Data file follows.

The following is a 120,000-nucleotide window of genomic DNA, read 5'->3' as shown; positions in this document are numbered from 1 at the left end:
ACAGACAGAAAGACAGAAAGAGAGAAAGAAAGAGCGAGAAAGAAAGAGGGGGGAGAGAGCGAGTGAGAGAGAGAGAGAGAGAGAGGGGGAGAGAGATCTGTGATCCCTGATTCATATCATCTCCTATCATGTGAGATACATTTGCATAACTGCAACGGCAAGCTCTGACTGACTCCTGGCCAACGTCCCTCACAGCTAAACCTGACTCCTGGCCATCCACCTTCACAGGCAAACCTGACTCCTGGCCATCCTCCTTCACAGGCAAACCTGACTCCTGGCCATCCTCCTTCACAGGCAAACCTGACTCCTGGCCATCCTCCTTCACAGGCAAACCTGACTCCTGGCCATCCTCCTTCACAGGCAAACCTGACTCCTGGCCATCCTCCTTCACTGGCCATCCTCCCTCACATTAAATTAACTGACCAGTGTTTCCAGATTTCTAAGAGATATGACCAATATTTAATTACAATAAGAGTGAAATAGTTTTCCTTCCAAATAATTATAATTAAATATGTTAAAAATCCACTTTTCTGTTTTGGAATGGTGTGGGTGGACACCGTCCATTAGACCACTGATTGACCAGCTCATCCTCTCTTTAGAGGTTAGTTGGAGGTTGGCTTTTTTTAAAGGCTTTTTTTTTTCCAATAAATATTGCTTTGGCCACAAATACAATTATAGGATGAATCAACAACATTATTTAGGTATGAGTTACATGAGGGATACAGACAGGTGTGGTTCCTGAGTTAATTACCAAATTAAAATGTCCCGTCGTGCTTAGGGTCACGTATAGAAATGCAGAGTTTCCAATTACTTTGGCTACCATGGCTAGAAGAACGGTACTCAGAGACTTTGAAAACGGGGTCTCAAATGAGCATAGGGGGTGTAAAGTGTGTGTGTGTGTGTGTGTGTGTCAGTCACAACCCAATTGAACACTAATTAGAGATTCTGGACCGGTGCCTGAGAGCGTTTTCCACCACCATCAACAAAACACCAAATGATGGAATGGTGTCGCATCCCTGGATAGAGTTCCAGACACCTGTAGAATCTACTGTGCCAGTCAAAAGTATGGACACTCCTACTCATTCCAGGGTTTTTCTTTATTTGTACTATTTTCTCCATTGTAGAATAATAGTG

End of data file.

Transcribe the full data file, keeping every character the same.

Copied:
The following is a 120,000-nucleotide window of genomic DNA, read 5'->3' as shown; positions in this document are numbered from 1 at the left end:
ACAGACAGAAAGACAGAAAGAGAGAAAGAAAGAGCGAGAAAGAAAGAGGGGGGAGAGAGCGAGTGAGAGAGAGAGAGAGAGAGAGGGGGAGAGAGATCTGTGATCCCTGATTCATATCATCTCCTATCATGTGAGATACATTTGCATAACTGCAACGGCAAGCTCTGACTGACTCCTGGCCAACGTCCCTCACAGCTAAACCTGACTCCTGGCCATCCACCTTCACAGGCAAACCTGACTCCTGGCCATCCTCCTTCACAGGCAAACCTGACTCCTGGCCATCCTCCTTCACAGGCAAACCTGACTCCTGGCCATCCTCCTTCACAGGCAAACCTGACTCCTGGCCATCCTCCTTCACAGGCAAACCTGACTCCTGGCCATCCTCCTTCACTGGCCATCCTCCCTCACATTAAATTAACTGACCAGTGTTTCCAGATTTCTAAGAGATATGACCAATATTTAATTACAATAAGAGTGAAATAGTTTTCCTTCCAAATAATTATAATTAAATATGTTAAAAATCCACTTTTCTGTTTTGGAATGGTGTGGGTGGACACCGTCCATTAGACCACTGATTGACCAGCTCATCCTCTCTTTAGAGGTTAGTTGGAGGTTGGCTTTTTTTAAAGGCTTTTTTTTTTCCAATAAATATTGCTTTGGCCACAAATACAATTATAGGATGAATCAACAACATTATTTAGGTATGAGTTACATGAGGGATACAGACAGGTGTGGTTCCTGAGTTAATTACCAAATTAAAATGTCCCGTCGTGCTTAGGGTCACGTATAGAAATGCAGAGTTTCCAATTACTTTGGCTACCATGGCTAGAAGAACGGTACTCAGAGACTTTGAAAACGGGGTCTCAAATGAGCATAGGGGGTGTAAAGTGTGTGTGTGTGTGTGTGTGTGTCAGTCACAACCCAATTGAACACTAATTAGAGATTCTGGACCGGTGCCTGAGAGCGTTTTCCACCACCATCAACAAAACACCAAATGATGGAATGGTGTCGCATCCCTGGATAGAGTTCCAGACACCTGTAGAATCTACTGTGCCAGTCAAAAGTATGGACACTCCTACTCATTCCAGGGTTTTTCTTTATTTGTACTATTTTCTCCATTGTAGAATAATAGTG